Motored to Joure yesterday- it’s the other side of the Sneekamer. Our final voyage last year was across the Sneekemer-some of you have seen the video clip of us being bumped and splashed in a Force 5. The forecast was for Force 3 until 11am, then Force 4 and rising to Force 5 by 3pm. Understandably, I was keen to get there asap.
It was a beautiful morning with flat calm water when I got up, but being on a boat is a bit like having small children- in takes ages to ‘get out of the door’. The parents among you might remember arriving at afternoon events as they were winding up. Our excuse on the boat is that there’s so much to do. Living in a small space means you have to be tidy, so the washing up gets done and bedding put away before we set off. We also had to bring the folding bikes back on board, do all the pre-flight checks and then we thought we were ready, but no! Still connected to the electricity supply. We also had to call in at the Chemical toilet disposal point en route and – well- dispose of the Chemical toilet.
Lots of ‘firsts’ today. The rail bridge didn’t open even after three trains had gone through so I called the bridge-keeper on VHF. He obviously hadn’t seen us waiting! I think it was the same at the road bridge, so we had to give the signal for ‘please open the bridge’ on out horn: one short blast sandwiched between two long ones: if you write it in Morse code it’s dash-dot-dash which looks like a bridge. Geddit?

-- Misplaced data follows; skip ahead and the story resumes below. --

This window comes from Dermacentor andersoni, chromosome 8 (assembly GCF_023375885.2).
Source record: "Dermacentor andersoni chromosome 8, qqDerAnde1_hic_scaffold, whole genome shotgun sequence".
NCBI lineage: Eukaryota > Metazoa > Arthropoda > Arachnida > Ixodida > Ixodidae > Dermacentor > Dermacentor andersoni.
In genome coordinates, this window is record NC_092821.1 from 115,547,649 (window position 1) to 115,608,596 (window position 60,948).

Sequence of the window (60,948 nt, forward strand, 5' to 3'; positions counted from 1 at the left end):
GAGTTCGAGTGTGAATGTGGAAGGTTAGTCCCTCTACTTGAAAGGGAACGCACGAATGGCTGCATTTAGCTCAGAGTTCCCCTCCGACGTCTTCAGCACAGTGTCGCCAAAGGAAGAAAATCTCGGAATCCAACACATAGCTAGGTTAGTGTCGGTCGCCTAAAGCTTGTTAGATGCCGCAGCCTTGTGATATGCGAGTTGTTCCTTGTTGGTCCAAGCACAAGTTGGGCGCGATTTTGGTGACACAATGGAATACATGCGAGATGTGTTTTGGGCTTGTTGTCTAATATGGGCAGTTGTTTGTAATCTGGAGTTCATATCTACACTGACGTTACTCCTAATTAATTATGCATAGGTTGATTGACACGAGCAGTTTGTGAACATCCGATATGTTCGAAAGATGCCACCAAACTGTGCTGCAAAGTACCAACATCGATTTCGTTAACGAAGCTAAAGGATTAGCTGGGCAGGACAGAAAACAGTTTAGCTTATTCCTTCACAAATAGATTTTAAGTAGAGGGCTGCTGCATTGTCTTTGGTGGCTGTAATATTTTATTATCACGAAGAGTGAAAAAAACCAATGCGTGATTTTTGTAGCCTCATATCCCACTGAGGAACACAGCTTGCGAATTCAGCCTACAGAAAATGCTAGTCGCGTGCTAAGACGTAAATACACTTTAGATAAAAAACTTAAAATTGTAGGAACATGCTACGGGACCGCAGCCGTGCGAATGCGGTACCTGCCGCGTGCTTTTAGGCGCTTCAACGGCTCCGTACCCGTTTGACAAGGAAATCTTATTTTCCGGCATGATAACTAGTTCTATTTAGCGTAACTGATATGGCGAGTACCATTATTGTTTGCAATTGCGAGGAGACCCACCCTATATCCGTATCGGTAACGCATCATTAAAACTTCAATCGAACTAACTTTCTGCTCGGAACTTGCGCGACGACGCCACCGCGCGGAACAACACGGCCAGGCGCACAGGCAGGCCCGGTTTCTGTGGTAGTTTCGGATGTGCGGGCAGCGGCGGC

Another first was seeing the Common Cranes,building their nests and a more worrying one was not being able to see the red triangle navigation mark which showed us where to turn off the meer.
These marks are more than useful because on a huge meer you can become very disorientated and can’t sort out which bit of land is which. We knew where we were because of the chart and compass, but it is useful if you can see the mark as extra confirmation. But it wasn’t there! Maybe damaged by winter storms?
The islands on the meer were demonstrating one of the effects of global warming, by being so waterlogged that large areas of them were under water. Places where I walked last year just weren’t visible.
Anyway, we got to Joure without incident and the smell of roasting coffee from the Douwe Egbert factory confirmed our safe arrival. Everyone says it’s forecast to be 20 degrees tomorrow. I’ll let you know.